Erythropoietin (EPO) is a glycoprotein hormone that primarily controls red blood cell production. Interest in utilizing this pharmaceutical agent to treat acute SCI stems from one of its most commonly studied secondary functions, the prevention of neuronal apoptosis in the presence of ischemia (Siren et al. 2001). Even less well understood, EPO has been shown to elicit anti-inflammatory properties, minimize lipid peroxidation, scavenge free radicals, regenerate axons, and reduce calcium ions and influx of glutamate in in vitro and in vivo animal studies (Matis & Birbilis 2009). Experimental SCI studies in animal models to date have shown that EPO elicits a neuroprotective benefit that contributes to neurological recovery (Hong et al. 2011Okutan et al. 2007). To date, there are four studies that have evaluated EPO for possible neuroprotection after SCI in humans.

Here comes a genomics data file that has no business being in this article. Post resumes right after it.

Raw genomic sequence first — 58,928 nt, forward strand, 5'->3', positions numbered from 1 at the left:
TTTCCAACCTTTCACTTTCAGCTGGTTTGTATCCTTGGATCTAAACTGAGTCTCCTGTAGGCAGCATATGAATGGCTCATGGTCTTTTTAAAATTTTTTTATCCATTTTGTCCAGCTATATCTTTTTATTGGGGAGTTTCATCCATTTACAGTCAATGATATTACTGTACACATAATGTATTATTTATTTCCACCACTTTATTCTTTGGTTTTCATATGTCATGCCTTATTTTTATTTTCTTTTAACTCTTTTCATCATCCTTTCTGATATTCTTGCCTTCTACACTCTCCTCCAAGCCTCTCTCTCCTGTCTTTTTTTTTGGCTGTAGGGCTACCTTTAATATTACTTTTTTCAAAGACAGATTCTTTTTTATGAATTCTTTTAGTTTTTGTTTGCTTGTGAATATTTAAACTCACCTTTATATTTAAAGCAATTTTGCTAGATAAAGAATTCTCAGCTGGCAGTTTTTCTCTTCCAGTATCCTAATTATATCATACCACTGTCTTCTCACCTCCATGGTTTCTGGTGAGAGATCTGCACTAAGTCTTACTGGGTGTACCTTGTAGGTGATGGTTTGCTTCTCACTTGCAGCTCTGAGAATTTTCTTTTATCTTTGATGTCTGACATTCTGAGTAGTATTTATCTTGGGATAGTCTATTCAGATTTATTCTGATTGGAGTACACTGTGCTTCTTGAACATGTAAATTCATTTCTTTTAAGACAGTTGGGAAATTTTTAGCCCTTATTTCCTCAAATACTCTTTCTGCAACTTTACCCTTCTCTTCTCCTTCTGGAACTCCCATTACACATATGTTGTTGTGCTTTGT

Although two early unblinded studies showed promising results for EPO in treating acute SCI (Alibai et al. 2014, Xiong et al. 2011), two subsequent, blinded studies failed to demonstrate benefit to EPO for neurologic outcomes post-SCI. It is important to note that all studies had very small sample sizes (n<70) and that in the positive trials, participants were neither blinded nor randomized. Both studies using randomized double-blind (Alibai et al. 2015) or single-blind (Costa et al. 2015) methodology did not detect a statistically significant difference between EPO and control, although sample sizes were small (n<30) and may have been underpowered to detect a difference. Large-scale blinded RCTs are warranted to determine the effectiveness of EPO in treating acute SCI. At present, there are no guidelines that recommend the use of EPO for neuroprotection in the acute phase of SCI.


There is level 1a evidence (from one double-blind RCT: Alibai et al. 2015; and one single-blind RCT: Costa et al. 2015) that acute administration of erythropoietin does not improve neurological outcomes post-SCI.

There is level 1b evidence (from one RCT: Alibai et al. 2014; and one prospective controlled trial: Xiong et al. 2011) that erythropoietin is effective in promoting neurological recovery in acute SCI individuals.